′Mothers. Those women with purses the size of meat trays that hold an entire deck of school portrait photos and a chequebook, make a casserole without a recipe, make the tightest bed you′ll ever sleep in and only swear under extreme duress. How, how, would I go from me to that?′
At 24, Meg Mason was newly married to a man -essentially indistinguishable from a young Matt Damon' after landing her dream job, writing for The Times in London. What could possibly go wrong? A holiday in Greece, an accidental shortage of birth control, and eight months later she was sobbing on the side of a road over trading her career for something she knew zip about.
On October 8, 2003, she invented motherhood by Having A Baby. On October 9th, she discovered a bunch of women had done that already. But still they couldn't tell her how to do it.
Thanks to a helpful neighbour she knew that convincing a newborn to take a bottle by letting it lick a Dorito first to ′get more thirsty′ didn′t always work, but not what to do when your child won′t sleep for roughly two years in London or in Sydney, or how to remove your hand from a stroller - after you′ve superglued it to the handle.
Hair-raising, terrifying and hilariously funny, along the way she discovers that being a mother, however disaster-prone, just might be the only thing that she is truly irreplaceable at.
-I wrote the book I wished I'd had to make me feel better when I was a slightly lost stay-at-home mother with no friends, no job and a serious Panadol habit' says Mason. -There's nothing so reassuring as somebody doing it all worse than you.'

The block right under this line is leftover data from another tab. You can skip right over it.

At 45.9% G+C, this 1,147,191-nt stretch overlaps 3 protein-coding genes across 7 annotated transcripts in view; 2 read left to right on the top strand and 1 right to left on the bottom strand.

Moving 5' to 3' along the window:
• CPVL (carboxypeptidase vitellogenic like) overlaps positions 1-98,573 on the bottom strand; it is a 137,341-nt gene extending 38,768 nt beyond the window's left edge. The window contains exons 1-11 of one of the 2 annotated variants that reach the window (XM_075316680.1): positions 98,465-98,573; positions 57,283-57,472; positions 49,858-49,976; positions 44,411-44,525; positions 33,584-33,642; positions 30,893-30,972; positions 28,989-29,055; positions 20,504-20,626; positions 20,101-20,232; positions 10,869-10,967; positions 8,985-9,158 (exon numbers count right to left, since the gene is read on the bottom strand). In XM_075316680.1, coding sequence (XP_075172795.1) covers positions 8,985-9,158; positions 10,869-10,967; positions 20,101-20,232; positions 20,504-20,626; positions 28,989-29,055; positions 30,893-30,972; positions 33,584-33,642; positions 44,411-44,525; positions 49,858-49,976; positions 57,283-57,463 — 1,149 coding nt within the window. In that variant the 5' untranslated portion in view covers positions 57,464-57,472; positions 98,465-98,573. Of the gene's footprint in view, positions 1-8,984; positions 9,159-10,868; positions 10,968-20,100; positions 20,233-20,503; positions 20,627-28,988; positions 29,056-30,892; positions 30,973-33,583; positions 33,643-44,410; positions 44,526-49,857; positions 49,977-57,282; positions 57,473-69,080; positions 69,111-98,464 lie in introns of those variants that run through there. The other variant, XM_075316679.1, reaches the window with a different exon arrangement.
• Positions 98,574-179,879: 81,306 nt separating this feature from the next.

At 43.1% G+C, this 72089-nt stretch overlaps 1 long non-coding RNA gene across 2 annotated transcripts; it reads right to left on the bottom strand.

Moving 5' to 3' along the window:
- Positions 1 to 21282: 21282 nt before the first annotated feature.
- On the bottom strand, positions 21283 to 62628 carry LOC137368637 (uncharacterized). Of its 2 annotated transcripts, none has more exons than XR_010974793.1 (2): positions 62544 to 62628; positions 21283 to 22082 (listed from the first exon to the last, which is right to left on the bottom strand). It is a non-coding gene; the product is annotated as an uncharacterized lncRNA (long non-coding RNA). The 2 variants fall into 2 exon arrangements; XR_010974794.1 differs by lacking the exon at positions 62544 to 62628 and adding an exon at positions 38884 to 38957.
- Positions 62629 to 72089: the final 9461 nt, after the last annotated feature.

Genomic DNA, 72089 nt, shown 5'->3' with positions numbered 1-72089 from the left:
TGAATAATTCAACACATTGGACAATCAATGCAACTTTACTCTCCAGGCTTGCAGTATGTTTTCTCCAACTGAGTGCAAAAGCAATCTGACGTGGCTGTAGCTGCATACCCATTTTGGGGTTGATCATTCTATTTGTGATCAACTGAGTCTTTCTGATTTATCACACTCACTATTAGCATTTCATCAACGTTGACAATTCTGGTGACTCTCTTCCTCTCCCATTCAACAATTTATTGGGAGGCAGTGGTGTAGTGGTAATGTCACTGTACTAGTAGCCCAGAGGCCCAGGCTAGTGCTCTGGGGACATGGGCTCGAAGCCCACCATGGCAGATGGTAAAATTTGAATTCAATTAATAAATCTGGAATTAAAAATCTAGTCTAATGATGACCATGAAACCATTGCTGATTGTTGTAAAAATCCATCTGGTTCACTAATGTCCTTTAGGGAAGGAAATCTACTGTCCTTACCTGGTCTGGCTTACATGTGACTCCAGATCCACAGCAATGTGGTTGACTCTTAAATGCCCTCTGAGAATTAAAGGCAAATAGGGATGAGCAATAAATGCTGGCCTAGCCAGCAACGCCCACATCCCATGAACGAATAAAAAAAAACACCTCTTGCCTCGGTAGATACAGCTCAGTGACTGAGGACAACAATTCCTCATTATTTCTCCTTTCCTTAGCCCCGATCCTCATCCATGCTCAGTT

Meg Mason was born in a tiny New Zealand town called Foxton. It was too small to have a hospital, but it did have its own -maternity home' where, her mother told her, you were allowed to smoke in bed right after giving birth. Nothing says quality postnatal care like a new mother chaining it beside her sleeping baby.
At 8, she moved to Palmerston North, where Janet Frame lived at the time. Meg didn't know she was Janet Frame, the famous writer, she just knew her as the funny ginger lady from few streets over.
Meg began her writing career at the Financal Times in London before switching to The Times to write on lifestyle, parenting and humour. After relocating to Sydney, she began writing for the Sydney Morning Herald, Russh, the British Medical Journey, Cosmopolitan and GQ. She now writes regular features and the popular 'Mum vs. World 'column for Sunday, and in Sydney with her husband and two daughters.
Say It Again In A Nice Voice
Harper Collins Australia
Author: Meg Mason